Has your start-up hit a rough patch? Maybe you have lost your biggest customer or maybe brand loyalty wasn’t there. Whatever the reason, seeing your business falling apart is heartbreaking. You pour your heart and soul into the endeavour with a hope to make it the next big thing. But when the odds are just not in your favour, the worst professional nightmare happens—you see your business dream shattering into pieces.
The pain of startup failure cuts deep and every encouraging word seems meaningless when your house is on the line and your several years and millions of pounds are in minus. You start envisioning people laughing at you saying, “I said that you would never make it, didn’t I?” The feeling of fear and embarrassment raises its head every time another bill hits the inbox and you start to think—maybe you aren’t cut out for this.
Yet, however improbable it may feel at the time, the harsh truth is—you have two choices at the moment. Either you keep mourning over the failed business or dust yourself off and dive back in again to make it right this time around. If you have chosen the second path, here are few strategies to help you out.
See Failure as an Option Not an Ending
Do you know Walt Disney couldn’t pay his rent at one point and was living on dog food? And it might be surprising but Steve Jobs was fired from Apple in 1985 and even Bill Gates, the most successful businessman in history tasted failure with his first company, called Traf-O-Data. Then how did these entrepreneurs overcome their failure and swing back strong? They had a knack for seeing failure as an opportunity or challenge. Failure definitely isn’t the end of the world. Indeed, it is a part of the entrepreneurial journey that will lead those to success who don’t give up. So the first step to overcome the failure is to start seeing it as an option, not the ending.
Make Efforts to Restore or Refund Loans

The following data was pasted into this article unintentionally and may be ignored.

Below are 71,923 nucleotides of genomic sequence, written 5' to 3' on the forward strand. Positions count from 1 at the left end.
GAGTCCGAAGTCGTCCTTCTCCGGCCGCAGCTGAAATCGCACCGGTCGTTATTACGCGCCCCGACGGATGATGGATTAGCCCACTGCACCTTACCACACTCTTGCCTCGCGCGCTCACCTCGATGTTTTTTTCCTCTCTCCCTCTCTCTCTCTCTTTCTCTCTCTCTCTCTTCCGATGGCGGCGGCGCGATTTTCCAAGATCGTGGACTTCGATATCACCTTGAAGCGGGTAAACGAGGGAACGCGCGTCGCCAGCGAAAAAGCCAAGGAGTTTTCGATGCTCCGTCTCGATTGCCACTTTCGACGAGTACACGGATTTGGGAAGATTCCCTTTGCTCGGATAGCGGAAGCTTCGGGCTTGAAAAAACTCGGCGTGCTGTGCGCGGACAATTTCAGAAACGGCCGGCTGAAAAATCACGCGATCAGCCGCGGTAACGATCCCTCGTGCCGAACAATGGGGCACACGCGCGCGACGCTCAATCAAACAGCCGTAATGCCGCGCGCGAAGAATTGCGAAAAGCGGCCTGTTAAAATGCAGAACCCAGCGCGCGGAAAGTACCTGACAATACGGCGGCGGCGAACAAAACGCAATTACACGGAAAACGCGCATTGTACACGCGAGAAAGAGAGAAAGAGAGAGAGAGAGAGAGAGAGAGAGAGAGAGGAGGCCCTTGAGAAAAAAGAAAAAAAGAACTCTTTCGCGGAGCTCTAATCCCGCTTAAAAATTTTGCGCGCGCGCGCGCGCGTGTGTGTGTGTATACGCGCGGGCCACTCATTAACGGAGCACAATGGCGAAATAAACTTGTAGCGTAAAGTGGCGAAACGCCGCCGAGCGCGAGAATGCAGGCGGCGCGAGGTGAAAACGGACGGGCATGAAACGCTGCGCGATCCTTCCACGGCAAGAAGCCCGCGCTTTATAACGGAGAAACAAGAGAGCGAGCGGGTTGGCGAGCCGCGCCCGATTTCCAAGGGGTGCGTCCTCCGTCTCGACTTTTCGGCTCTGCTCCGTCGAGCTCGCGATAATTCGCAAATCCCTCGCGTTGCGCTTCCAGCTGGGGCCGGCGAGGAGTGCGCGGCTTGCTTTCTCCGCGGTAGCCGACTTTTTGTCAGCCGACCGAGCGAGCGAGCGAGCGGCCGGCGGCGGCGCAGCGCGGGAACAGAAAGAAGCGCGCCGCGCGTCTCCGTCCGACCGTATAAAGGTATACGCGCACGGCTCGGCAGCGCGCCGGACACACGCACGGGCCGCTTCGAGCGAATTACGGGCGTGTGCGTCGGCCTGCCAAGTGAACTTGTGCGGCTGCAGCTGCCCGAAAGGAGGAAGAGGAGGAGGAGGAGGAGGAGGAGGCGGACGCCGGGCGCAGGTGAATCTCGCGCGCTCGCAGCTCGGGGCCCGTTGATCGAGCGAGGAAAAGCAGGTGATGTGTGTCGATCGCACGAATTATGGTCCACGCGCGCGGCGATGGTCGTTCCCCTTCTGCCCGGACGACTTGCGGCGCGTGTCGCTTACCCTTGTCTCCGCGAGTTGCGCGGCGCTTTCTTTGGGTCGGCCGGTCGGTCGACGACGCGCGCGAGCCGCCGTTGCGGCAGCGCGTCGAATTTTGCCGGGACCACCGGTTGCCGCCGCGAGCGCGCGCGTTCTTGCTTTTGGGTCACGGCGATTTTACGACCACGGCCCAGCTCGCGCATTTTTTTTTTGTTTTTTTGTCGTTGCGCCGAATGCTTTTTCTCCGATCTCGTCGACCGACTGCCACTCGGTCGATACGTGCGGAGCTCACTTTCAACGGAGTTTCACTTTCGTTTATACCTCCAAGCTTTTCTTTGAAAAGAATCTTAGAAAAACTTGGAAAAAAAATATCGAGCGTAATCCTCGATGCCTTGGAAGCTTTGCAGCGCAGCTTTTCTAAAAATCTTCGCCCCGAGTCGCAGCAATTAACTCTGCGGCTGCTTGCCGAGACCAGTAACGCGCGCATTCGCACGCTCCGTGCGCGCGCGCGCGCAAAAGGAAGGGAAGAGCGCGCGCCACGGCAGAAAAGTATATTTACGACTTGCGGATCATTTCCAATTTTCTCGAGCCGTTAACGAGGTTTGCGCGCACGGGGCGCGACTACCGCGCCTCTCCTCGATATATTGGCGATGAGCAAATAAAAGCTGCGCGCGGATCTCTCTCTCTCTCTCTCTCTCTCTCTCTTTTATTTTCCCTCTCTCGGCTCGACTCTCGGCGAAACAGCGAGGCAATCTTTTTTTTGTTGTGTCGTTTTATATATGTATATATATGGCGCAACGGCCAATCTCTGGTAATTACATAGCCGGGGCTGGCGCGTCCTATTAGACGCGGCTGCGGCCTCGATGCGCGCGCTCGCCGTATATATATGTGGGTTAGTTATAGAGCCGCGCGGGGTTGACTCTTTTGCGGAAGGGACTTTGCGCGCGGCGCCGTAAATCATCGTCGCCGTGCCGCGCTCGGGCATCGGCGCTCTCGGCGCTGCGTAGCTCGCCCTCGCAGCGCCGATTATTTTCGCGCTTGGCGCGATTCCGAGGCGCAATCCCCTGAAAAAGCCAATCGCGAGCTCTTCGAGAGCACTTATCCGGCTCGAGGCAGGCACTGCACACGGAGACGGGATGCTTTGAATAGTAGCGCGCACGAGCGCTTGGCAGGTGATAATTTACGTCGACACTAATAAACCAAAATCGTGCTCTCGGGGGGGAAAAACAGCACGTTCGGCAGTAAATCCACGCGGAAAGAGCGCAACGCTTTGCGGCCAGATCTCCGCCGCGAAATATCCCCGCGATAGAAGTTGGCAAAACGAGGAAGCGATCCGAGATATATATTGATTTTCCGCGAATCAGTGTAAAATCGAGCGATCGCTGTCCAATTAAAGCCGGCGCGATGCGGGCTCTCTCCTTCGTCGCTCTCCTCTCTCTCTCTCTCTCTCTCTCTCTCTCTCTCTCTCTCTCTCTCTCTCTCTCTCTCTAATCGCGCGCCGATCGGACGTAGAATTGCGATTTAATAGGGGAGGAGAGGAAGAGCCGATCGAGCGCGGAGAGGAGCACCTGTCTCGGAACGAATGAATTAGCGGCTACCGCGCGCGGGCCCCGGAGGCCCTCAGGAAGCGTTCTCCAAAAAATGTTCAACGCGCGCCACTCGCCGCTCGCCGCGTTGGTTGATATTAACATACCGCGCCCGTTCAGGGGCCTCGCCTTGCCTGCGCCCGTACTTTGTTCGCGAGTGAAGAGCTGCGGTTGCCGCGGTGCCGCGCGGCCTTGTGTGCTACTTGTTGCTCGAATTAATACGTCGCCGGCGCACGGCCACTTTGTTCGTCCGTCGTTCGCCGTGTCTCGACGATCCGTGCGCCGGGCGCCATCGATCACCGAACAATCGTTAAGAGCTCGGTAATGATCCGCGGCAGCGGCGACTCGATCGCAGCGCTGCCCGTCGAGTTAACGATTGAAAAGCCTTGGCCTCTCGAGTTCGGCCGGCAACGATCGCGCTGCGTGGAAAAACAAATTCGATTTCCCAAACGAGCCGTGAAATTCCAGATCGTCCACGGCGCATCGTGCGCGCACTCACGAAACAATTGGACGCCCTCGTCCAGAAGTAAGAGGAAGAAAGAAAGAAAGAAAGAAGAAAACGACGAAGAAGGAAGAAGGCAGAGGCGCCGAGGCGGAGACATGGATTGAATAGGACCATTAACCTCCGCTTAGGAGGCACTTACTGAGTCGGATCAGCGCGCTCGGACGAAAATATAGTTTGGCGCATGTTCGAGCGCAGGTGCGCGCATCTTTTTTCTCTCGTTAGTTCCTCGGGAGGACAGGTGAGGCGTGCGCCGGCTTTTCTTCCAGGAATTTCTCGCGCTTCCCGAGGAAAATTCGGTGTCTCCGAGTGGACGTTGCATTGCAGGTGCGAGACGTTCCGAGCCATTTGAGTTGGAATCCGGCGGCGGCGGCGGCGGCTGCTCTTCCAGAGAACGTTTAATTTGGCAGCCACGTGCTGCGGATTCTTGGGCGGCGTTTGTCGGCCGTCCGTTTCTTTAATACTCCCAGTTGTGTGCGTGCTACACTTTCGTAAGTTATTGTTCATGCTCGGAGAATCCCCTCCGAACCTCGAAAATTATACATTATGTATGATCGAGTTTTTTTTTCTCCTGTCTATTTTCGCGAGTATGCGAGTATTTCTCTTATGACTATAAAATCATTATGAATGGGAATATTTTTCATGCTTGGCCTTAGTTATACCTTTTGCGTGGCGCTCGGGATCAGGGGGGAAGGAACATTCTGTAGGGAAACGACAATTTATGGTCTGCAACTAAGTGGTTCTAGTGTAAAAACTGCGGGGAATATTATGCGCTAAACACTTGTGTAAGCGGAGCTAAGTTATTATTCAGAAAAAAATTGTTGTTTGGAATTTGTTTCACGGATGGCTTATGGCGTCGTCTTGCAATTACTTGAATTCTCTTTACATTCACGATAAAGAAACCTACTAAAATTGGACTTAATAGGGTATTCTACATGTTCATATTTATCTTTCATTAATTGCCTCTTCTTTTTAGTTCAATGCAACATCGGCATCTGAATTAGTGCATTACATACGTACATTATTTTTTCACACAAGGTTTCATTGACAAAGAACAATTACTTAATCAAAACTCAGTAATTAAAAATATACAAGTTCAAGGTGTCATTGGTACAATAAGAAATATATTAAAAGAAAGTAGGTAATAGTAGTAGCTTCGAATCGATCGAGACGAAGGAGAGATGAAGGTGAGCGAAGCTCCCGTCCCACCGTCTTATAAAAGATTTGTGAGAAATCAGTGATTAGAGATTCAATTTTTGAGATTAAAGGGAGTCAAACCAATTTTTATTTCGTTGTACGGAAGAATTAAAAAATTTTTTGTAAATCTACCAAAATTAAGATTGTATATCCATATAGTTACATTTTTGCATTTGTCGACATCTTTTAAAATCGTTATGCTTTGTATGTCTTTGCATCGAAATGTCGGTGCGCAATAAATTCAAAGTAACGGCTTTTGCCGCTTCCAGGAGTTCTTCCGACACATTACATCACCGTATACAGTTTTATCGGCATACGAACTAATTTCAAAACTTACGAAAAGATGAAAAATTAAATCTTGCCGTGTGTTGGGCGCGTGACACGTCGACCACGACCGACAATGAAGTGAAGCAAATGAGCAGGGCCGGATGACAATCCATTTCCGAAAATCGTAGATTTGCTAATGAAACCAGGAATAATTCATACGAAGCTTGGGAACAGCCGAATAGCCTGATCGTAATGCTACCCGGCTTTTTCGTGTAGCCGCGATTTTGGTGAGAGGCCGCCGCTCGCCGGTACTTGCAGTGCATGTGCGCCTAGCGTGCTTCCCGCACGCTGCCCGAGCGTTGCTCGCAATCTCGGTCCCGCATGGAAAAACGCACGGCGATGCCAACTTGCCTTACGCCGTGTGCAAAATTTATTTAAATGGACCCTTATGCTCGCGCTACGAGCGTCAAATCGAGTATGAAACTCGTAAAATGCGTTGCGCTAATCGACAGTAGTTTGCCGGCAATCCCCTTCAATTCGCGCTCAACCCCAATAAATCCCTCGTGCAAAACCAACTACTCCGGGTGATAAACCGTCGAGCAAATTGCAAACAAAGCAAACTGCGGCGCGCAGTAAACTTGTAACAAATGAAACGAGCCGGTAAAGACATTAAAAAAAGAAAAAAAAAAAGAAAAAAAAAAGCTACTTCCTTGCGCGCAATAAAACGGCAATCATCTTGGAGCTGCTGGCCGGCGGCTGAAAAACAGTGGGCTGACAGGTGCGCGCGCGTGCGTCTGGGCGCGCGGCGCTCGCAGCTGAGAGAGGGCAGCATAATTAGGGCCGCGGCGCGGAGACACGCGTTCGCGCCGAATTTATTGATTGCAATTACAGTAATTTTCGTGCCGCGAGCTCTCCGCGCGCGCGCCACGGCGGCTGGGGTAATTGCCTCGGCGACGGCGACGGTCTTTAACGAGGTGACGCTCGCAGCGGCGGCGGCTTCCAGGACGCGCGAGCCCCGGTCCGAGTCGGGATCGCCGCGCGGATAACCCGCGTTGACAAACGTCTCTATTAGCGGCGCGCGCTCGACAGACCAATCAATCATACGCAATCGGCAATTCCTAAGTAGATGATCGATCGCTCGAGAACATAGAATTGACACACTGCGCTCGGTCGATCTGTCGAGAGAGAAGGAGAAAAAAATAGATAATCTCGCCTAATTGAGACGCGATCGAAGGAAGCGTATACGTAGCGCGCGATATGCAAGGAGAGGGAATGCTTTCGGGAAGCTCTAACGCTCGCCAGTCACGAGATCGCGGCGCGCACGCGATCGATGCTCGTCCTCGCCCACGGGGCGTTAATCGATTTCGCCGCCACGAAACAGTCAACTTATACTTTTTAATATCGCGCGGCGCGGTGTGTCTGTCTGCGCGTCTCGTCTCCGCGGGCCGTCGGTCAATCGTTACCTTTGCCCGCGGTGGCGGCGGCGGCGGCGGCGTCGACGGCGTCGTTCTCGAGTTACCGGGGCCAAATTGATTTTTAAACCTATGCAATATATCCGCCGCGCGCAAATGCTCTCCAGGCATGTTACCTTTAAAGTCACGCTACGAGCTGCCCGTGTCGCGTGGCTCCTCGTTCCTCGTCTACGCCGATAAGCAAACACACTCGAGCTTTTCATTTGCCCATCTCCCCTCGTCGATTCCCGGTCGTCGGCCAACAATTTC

The huge financial loss after a failed venture is the major source of grave concern that stops you from moving on. So, if your business was loan funded, make efforts to restore or refund the loan. Spend some time in analyzing your expenses and figuring out a new line of revenue. Develop a well laid out plan for payment and get your finances in order. And once you officially shut things down, just relax and do nothing for 1 week. Rest, reflect and gather up your energy before thinking about your next step.
Pinpoint Where Things Went Wrong
Now that your mind is rejuvenated, it’s time to take an introspective look at your business journey and figure out where things went wrong. As Bill Gates once said, “it is fine to celebrate success but it is more important to heed the lessons of failure.” Look at the failure analytically. What led you to failure? Was the failure beyond your control? Did you follow the wrong approach? After collecting all these facts, ask yourself—“what did I learn from this?” and figure out how you can apply this newfound insight going forward.
Determine Your Next Move
Next, you need to make the big decision— whether you want to restart the same venture again or want to start something new. If you want to stick to the same idea, that’s great. Think about a better way to accomplish the vision and make further research using your prior mistakes as key points. Then, when you’re ready to take the plunge again, you can start fresh and stand a better chance of not lumbering your new business with the old business’s liabilities.
However, if you want to go with a fresh new idea, brainstorm, attend more networking events, expose yourself to more entrepreneurs and ask about their experience. Thus, you’ll get some new perspectives and you will learn new ways to deal with the problems you faced in your last venture. Throw your ego away and let people help you as you are not going to get any extra points for doing it on your own.
Lay the Groundwork
When you find a million-dollar idea, it’s hard to resist the urge to dive right into the deep end. But don’t jump right in and take time to observe changes and progress. This is where every past lesson you learned will be put to test and hence laying the groundwork is crucial before moving from the drawing board to the work table.
It might sound odd or somewhat paranoid or negative but planning for worst-case scenarios in prior is a smart move. You need to understand that preparing yourself for failure and thinking that you’re going to fail are two completely different things. While the thought that you are going to fail is discouraging enough to curtail your growth, planning for failure is about being practical about all the possible outcomes.
There is no magic formula to get you back on your feet instantly. Your new venture will need time and continuous efforts to show signs of growth. Be patient and don’t give up. Now that you know how to approach failure, go ahead and take your swings.